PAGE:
New York City Workers Allowed To Sue For Sick Leave Violations

New York City Workers Allowed To Sue For Sick Leave Violations

On March 20, the New York City Council enacted a provision allowing an individual to initiate a private legal action against employers for non-compliance with the Earned Safe and Sick Time Act (ESSTA).


Individuals may now file lawsuits for alleged violations of the Act directly in court, bypassing the need to file an administrative complaint with the Department of Consumer and Worker Protection. Legal action can be initiated within two years from the date the individual became aware or should have been aware of the alleged violation and may seek penalties, injunctive and declaratory relief, legal fees, costs, and other pertinent damages against the violating entity or individual.


Under the Act, the amount of safe and sick leave provided is contingent on the size of the employer.


  • Employers with 100 or more employees are required to provide up to 56 hours of paid leave annually.
  • Employers with 5 to 99 employees must offer up to 40 hours of paid leave annually.
  • Small employers with four or fewer employees and an annual net income exceeding $1 million are obligated to provide up to 40 hours of paid leave. In contrast, if the employer’s net income is less than $1 million, they are only required to offer up to 40 hours of unpaid leave annually.
  • Employers with one or more domestic workers must provide up to 40 hours of paid leave annually, with an increase to 56 hours for employers with 100 or more domestic workers.

Eligible employees are entitled to use accrued safe and sick leave immediately, including newly hired personnel. In cases of unforeseen leave, employers cannot mandate advance notice but can request documentation for absences exceeding three consecutive workdays. Employers must provide employees with written policy details regarding safe and sick leave, including information about accrued, utilized, and total leave balances, either on paystubs or via an accessible electronic system.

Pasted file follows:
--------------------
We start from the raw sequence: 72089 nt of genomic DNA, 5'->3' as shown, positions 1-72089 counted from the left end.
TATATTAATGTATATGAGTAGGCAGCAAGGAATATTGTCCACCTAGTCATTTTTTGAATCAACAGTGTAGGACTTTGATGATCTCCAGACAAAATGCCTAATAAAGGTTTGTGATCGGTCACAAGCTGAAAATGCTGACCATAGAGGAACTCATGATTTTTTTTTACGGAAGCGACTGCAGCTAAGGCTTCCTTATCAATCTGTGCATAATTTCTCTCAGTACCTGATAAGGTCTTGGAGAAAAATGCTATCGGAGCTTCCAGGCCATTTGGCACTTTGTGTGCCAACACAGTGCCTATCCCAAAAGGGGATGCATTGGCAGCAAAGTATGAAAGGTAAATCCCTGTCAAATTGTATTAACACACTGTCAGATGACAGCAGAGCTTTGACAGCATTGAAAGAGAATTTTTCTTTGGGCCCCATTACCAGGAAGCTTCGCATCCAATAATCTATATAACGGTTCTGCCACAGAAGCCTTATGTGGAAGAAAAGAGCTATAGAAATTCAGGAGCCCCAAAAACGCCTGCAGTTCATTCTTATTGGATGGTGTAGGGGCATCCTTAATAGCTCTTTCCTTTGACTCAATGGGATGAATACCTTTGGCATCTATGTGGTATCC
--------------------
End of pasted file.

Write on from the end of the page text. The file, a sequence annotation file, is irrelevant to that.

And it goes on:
Significant amendments to the were implemented on October 15, 2023, to clarify the Act:

  • The assessment of an employer’s size is based on the total number of employees nationwide, determined by the peak number of concurrently employed staff within a calendar year.
  • Full time, part-time, joint employees, and employees on leave of absence are included in the employee count for determining employer size.
  • Employees telecommuting from outside New York City are not considered employed within the city.
  • Employees based outside of New York City that are “expected to regularly perform work in New York City during a calendar year” will be counted, but only for hours worked by the employee within New York City.

In light of these developments, it is imperative for New York City employers to thoroughly review their safe and sick leave policies to ensure full compliance and mitigate the risk of potential litigation.